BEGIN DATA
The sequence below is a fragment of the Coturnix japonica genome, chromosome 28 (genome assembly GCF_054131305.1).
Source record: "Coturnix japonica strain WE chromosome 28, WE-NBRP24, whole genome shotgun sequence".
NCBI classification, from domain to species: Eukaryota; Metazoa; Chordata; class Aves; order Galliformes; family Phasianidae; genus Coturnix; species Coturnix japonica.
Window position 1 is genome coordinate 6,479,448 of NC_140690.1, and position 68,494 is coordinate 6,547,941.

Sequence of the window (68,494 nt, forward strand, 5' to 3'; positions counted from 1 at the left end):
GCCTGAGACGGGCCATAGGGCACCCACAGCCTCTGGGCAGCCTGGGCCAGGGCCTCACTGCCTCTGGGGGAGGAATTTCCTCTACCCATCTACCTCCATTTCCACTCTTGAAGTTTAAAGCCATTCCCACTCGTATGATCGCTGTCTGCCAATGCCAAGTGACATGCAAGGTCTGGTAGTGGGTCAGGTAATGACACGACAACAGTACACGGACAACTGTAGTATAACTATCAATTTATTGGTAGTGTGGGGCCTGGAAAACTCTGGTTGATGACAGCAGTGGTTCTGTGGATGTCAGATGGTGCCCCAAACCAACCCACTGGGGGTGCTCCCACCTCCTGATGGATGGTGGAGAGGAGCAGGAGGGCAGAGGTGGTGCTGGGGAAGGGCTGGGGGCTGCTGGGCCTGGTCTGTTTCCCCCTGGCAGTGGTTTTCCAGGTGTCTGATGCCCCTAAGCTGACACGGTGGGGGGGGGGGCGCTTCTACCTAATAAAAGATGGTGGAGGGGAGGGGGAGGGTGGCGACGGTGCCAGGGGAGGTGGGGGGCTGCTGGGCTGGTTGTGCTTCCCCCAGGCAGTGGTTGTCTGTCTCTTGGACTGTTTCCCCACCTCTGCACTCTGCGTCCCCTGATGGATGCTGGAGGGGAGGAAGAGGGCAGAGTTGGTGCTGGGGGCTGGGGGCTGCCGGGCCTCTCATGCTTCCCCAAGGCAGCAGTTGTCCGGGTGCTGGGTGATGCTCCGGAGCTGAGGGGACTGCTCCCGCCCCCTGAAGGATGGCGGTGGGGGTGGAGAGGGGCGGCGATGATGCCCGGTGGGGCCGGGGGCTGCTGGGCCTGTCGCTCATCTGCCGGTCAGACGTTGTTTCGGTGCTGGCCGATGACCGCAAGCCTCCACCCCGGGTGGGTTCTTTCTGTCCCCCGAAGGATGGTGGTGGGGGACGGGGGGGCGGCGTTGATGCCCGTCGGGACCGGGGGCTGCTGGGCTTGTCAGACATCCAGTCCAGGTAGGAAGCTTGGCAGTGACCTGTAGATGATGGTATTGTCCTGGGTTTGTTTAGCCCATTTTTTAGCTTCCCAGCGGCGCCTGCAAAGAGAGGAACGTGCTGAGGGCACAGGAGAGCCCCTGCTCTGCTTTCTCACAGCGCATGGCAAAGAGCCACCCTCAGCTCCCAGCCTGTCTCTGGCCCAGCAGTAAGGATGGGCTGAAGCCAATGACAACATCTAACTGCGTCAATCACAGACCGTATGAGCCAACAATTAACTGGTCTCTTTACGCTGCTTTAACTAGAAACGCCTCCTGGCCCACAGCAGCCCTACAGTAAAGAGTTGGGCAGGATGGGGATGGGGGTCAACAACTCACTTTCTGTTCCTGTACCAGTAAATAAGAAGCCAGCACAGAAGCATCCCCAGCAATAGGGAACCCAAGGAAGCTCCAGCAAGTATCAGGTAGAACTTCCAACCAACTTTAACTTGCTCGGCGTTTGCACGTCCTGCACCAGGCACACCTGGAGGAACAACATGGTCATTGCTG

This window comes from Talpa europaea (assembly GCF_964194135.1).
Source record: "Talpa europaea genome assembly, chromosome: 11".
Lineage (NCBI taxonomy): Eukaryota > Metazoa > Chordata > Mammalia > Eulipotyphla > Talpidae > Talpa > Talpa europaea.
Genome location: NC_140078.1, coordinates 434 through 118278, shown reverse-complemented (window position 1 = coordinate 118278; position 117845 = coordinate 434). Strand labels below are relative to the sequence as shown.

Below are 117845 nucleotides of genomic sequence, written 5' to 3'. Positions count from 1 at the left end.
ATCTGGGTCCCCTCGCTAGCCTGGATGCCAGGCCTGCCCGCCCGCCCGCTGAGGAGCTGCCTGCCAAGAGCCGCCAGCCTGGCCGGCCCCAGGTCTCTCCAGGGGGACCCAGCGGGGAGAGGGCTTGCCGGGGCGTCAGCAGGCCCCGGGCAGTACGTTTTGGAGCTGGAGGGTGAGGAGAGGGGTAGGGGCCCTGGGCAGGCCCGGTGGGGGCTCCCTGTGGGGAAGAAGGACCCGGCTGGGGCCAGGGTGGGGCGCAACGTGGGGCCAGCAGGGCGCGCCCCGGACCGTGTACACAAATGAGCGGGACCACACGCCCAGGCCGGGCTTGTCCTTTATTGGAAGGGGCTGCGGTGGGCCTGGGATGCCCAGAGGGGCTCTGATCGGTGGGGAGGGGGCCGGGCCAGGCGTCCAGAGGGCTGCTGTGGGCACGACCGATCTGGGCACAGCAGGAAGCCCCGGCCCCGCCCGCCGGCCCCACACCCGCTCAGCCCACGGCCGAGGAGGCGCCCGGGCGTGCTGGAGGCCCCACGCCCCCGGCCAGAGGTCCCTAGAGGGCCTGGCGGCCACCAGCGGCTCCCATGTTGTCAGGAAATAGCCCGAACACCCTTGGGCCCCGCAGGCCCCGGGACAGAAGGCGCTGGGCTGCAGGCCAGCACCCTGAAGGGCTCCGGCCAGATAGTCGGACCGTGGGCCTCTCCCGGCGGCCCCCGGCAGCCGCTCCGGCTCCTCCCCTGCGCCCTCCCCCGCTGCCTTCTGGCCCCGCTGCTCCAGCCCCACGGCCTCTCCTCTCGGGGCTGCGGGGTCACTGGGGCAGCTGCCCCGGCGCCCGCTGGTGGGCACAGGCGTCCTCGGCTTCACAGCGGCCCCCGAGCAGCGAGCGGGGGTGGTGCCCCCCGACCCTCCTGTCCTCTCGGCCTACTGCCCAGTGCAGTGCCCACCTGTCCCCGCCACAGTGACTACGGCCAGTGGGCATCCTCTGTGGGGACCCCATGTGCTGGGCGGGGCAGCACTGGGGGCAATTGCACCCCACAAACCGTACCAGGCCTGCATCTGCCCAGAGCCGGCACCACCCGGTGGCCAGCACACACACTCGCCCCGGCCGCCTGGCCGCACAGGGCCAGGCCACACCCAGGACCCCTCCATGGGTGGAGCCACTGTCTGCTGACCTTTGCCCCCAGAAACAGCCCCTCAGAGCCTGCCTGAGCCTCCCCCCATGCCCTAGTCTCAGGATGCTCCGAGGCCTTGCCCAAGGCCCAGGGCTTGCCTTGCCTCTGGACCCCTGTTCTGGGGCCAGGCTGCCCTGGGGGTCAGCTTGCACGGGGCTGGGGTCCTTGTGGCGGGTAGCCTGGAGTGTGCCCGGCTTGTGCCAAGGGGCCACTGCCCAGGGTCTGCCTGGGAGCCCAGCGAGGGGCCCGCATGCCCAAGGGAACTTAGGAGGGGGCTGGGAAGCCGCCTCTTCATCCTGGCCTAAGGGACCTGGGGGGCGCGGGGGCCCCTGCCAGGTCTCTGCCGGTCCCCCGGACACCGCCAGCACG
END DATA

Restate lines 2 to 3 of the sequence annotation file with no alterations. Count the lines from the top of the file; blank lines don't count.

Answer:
Source record: "Coturnix japonica strain WE chromosome 28, WE-NBRP24, whole genome shotgun sequence".
NCBI classification, from domain to species: Eukaryota; Metazoa; Chordata; class Aves; order Galliformes; family Phasianidae; genus Coturnix; species Coturnix japonica.